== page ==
Five anti-government demonstrators who had been accused of attempting to harm the Queen were cleared by a Thai court.
The case is related to 2020 pro-democracy demonstrations in Bangkok, where protesters blocked Queen Suthida's motorcade.
The court determined that there was no intent on the part of the defendants to prevent the royal convoy from passing through the rally.
The monarchy is revered in Thailand, and anyone who criticizes it faces a lengthy prison sentence.
Lese majeste is a contentious law that forbids insulting the monarchy and is one of the strictest in the world. Anyone found to have broken the law could spend up to 15 years behind bars. .
The United Nations has repeatedly urged Thailand to change the law because critics claim that the military-backed government uses it to stifle free speech.
For the first time, young activists demanded a number of royal reforms, including changes to the lese majeste law, during the youth-led protests that went on into 2021.
The defendants were accused of violating a different, rarely used law that prohibits attempted violence against senior royals and carries a minimum sentence of 16 years in prison.
A death sentence or a life sentence may be imposed for more serious infractions of this law.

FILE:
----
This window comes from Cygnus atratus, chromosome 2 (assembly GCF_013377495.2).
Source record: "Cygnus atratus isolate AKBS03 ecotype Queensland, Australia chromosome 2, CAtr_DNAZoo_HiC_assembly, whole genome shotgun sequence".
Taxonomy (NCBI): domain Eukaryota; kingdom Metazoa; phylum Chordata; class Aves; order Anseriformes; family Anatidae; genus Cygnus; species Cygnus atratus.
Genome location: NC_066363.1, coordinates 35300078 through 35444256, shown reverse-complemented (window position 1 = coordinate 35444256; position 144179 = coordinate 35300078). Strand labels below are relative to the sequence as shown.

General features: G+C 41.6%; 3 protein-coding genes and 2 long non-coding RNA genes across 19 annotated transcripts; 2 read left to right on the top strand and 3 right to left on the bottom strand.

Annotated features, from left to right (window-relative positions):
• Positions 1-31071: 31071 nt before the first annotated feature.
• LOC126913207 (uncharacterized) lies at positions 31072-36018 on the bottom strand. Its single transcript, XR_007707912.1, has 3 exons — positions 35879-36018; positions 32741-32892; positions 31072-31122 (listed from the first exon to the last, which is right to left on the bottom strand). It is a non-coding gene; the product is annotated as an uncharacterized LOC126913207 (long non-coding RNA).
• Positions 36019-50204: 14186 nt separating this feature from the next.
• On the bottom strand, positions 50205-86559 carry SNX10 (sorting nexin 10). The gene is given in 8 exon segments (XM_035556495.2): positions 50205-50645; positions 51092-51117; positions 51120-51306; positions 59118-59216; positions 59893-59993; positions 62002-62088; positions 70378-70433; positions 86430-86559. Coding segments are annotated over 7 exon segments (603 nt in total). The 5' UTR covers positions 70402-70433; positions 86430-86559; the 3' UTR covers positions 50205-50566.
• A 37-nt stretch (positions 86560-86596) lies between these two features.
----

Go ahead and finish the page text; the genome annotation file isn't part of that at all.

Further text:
The protesters, according to the prosecution, deliberately broke away from the demonstrations to block the path of the royal motorcade carrying the Queen because they knew it was going to pass through the area.
They were charged in accordance with Article 110 of the Criminal Code of Thailand, which forbids anyone from endangering the freedom of the Queen, the heir apparent, or the regent.
Bangkok's Criminal Court, however, came to the conclusion that there had been no explicit announcement to the public about a motorcade in the area prior to its arrival, and it was unlikely the protesters would have known.
Following the decision, one of the activists, Bunkueanun Paothong, told the news agency Reuters: "I'm really glad. We have fought this and maintained our innocence.